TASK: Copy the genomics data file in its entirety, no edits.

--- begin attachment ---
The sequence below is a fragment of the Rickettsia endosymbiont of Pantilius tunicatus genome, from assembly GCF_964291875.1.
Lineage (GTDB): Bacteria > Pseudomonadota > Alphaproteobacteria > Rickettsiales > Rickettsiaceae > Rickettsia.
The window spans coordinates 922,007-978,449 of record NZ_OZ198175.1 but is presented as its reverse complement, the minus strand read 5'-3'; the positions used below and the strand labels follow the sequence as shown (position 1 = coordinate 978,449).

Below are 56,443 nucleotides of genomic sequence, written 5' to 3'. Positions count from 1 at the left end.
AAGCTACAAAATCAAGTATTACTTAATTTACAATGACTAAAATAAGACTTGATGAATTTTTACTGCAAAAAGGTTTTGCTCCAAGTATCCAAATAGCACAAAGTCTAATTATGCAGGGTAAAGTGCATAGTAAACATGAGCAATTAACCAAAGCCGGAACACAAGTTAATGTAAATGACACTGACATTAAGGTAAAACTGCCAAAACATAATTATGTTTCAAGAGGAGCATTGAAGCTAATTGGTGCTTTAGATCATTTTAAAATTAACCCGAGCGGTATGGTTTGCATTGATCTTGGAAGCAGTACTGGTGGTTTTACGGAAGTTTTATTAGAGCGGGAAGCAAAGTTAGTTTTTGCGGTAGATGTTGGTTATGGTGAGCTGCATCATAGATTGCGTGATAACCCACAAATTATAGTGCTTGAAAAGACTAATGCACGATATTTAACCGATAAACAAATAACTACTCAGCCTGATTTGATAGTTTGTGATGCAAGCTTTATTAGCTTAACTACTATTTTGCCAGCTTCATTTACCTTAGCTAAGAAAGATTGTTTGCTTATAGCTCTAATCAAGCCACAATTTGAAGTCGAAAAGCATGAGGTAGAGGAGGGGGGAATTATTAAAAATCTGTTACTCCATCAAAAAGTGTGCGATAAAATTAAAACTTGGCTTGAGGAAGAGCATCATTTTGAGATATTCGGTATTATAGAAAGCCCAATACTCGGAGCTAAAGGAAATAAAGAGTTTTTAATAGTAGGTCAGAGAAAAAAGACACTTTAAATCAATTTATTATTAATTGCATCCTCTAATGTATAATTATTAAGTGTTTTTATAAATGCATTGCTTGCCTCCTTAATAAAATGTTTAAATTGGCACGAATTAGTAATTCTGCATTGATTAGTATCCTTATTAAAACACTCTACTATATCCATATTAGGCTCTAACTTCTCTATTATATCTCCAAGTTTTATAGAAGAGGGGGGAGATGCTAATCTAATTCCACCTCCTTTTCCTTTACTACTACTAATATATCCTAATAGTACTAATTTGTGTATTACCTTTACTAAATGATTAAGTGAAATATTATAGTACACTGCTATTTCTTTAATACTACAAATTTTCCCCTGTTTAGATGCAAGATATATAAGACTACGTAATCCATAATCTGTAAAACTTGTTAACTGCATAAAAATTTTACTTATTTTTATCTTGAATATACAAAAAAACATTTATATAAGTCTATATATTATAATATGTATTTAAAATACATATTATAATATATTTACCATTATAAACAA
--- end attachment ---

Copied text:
The sequence below is a fragment of the Rickettsia endosymbiont of Pantilius tunicatus genome, from assembly GCF_964291875.1.
Lineage (GTDB): Bacteria > Pseudomonadota > Alphaproteobacteria > Rickettsiales > Rickettsiaceae > Rickettsia.
The window spans coordinates 922,007-978,449 of record NZ_OZ198175.1 but is presented as its reverse complement, the minus strand read 5'-3'; the positions used below and the strand labels follow the sequence as shown (position 1 = coordinate 978,449).

Below are 56,443 nucleotides of genomic sequence, written 5' to 3'. Positions count from 1 at the left end.
AAGCTACAAAATCAAGTATTACTTAATTTACAATGACTAAAATAAGACTTGATGAATTTTTACTGCAAAAAGGTTTTGCTCCAAGTATCCAAATAGCACAAAGTCTAATTATGCAGGGTAAAGTGCATAGTAAACATGAGCAATTAACCAAAGCCGGAACACAAGTTAATGTAAATGACACTGACATTAAGGTAAAACTGCCAAAACATAATTATGTTTCAAGAGGAGCATTGAAGCTAATTGGTGCTTTAGATCATTTTAAAATTAACCCGAGCGGTATGGTTTGCATTGATCTTGGAAGCAGTACTGGTGGTTTTACGGAAGTTTTATTAGAGCGGGAAGCAAAGTTAGTTTTTGCGGTAGATGTTGGTTATGGTGAGCTGCATCATAGATTGCGTGATAACCCACAAATTATAGTGCTTGAAAAGACTAATGCACGATATTTAACCGATAAACAAATAACTACTCAGCCTGATTTGATAGTTTGTGATGCAAGCTTTATTAGCTTAACTACTATTTTGCCAGCTTCATTTACCTTAGCTAAGAAAGATTGTTTGCTTATAGCTCTAATCAAGCCACAATTTGAAGTCGAAAAGCATGAGGTAGAGGAGGGGGGAATTATTAAAAATCTGTTACTCCATCAAAAAGTGTGCGATAAAATTAAAACTTGGCTTGAGGAAGAGCATCATTTTGAGATATTCGGTATTATAGAAAGCCCAATACTCGGAGCTAAAGGAAATAAAGAGTTTTTAATAGTAGGTCAGAGAAAAAAGACACTTTAAATCAATTTATTATTAATTGCATCCTCTAATGTATAATTATTAAGTGTTTTTATAAATGCATTGCTTGCCTCCTTAATAAAATGTTTAAATTGGCACGAATTAGTAATTCTGCATTGATTAGTATCCTTATTAAAACACTCTACTATATCCATATTAGGCTCTAACTTCTCTATTATATCTCCAAGTTTTATAGAAGAGGGGGGAGATGCTAATCTAATTCCACCTCCTTTTCCTTTACTACTACTAATATATCCTAATAGTACTAATTTGTGTATTACCTTTACTAAATGATTAAGTGAAATATTATAGTACACTGCTATTTCTTTAATACTACAAATTTTCCCCTGTTTAGATGCAAGATATATAAGACTACGTAATCCATAATCTGTAAAACTTGTTAACTGCATAAAAATTTTACTTATTTTTATCTTGAATATACAAAAAAACATTTATATAAGTCTATATATTATAATATGTATTTAAAATACATATTATAATATATTTACCATTATAAACAA